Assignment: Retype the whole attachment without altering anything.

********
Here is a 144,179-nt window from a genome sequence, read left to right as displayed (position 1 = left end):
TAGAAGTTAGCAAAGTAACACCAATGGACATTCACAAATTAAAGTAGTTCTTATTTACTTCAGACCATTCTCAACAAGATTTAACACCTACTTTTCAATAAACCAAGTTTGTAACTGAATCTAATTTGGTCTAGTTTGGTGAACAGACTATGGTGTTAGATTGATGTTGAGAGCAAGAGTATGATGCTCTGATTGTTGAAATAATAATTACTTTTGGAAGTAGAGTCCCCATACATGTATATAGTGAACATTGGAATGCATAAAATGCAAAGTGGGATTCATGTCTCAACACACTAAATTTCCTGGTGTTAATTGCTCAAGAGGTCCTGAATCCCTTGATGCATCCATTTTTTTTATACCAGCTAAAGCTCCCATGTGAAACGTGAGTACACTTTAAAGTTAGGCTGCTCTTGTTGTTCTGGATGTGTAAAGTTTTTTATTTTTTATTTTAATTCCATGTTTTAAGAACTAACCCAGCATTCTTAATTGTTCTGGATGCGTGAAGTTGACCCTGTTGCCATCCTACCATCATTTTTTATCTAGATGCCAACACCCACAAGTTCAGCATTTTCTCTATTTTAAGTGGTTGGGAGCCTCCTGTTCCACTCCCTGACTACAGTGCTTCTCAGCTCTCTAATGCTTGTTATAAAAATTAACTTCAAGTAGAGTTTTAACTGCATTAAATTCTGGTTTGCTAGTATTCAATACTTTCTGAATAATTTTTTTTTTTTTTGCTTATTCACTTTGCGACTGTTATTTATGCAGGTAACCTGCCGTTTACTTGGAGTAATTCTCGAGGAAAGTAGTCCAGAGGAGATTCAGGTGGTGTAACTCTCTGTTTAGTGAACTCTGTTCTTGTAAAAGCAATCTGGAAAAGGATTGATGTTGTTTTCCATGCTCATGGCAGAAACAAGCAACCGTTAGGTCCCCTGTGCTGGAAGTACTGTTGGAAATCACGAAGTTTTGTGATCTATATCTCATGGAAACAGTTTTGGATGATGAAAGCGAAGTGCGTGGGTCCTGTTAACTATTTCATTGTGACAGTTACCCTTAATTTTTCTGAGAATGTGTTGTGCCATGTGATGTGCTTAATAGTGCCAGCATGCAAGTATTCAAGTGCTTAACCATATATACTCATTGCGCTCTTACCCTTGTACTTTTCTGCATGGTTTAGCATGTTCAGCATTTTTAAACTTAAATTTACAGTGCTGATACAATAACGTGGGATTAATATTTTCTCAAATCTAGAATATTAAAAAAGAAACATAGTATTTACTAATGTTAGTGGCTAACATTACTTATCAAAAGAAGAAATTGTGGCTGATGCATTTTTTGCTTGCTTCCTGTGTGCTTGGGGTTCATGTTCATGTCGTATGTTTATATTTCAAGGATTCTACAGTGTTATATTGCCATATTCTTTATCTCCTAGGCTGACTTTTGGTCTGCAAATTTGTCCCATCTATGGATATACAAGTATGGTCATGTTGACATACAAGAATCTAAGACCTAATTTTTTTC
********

Here is a 144,179-nt window from a genome sequence, read left to right as displayed (position 1 = left end):
TAGAAGTTAGCAAAGTAACACCAATGGACATTCACAAATTAAAGTAGTTCTTATTTACTTCAGACCATTCTCAACAAGATTTAACACCTACTTTTCAATAAACCAAGTTTGTAACTGAATCTAATTTGGTCTAGTTTGGTGAACAGACTATGGTGTTAGATTGATGTTGAGAGCAAGAGTATGATGCTCTGATTGTTGAAATAATAATTACTTTTGGAAGTAGAGTCCCCATACATGTATATAGTGAACATTGGAATGCATAAAATGCAAAGTGGGATTCATGTCTCAACACACTAAATTTCCTGGTGTTAATTGCTCAAGAGGTCCTGAATCCCTTGATGCATCCATTTTTTTTATACCAGCTAAAGCTCCCATGTGAAACGTGAGTACACTTTAAAGTTAGGCTGCTCTTGTTGTTCTGGATGTGTAAAGTTTTTTATTTTTTATTTTAATTCCATGTTTTAAGAACTAACCCAGCATTCTTAATTGTTCTGGATGCGTGAAGTTGACCCTGTTGCCATCCTACCATCATTTTTTATCTAGATGCCAACACCCACAAGTTCAGCATTTTCTCTATTTTAAGTGGTTGGGAGCCTCCTGTTCCACTCCCTGACTACAGTGCTTCTCAGCTCTCTAATGCTTGTTATAAAAATTAACTTCAAGTAGAGTTTTAACTGCATTAAATTCTGGTTTGCTAGTATTCAATACTTTCTGAATAATTTTTTTTTTTTTTGCTTATTCACTTTGCGACTGTTATTTATGCAGGTAACCTGCCGTTTACTTGGAGTAATTCTCGAGGAAAGTAGTCCAGAGGAGATTCAGGTGGTGTAACTCTCTGTTTAGTGAACTCTGTTCTTGTAAAAGCAATCTGGAAAAGGATTGATGTTGTTTTCCATGCTCATGGCAGAAACAAGCAACCGTTAGGTCCCCTGTGCTGGAAGTACTGTTGGAAATCACGAAGTTTTGTGATCTATATCTCATGGAAACAGTTTTGGATGATGAAAGCGAAGTGCGTGGGTCCTGTTAACTATTTCATTGTGACAGTTACCCTTAATTTTTCTGAGAATGTGTTGTGCCATGTGATGTGCTTAATAGTGCCAGCATGCAAGTATTCAAGTGCTTAACCATATATACTCATTGCGCTCTTACCCTTGTACTTTTCTGCATGGTTTAGCATGTTCAGCATTTTTAAACTTAAATTTACAGTGCTGATACAATAACGTGGGATTAATATTTTCTCAAATCTAGAATATTAAAAAAGAAACATAGTATTTACTAATGTTAGTGGCTAACATTACTTATCAAAAGAAGAAATTGTGGCTGATGCATTTTTTGCTTGCTTCCTGTGTGCTTGGGGTTCATGTTCATGTCGTATGTTTATATTTCAAGGATTCTACAGTGTTATATTGCCATATTCTTTATCTCCTAGGCTGACTTTTGGTCTGCAAATTTGTCCCATCTATGGATATACAAGTATGGTCATGTTGACATACAAGAATCTAAGACCTAATTTTTTTC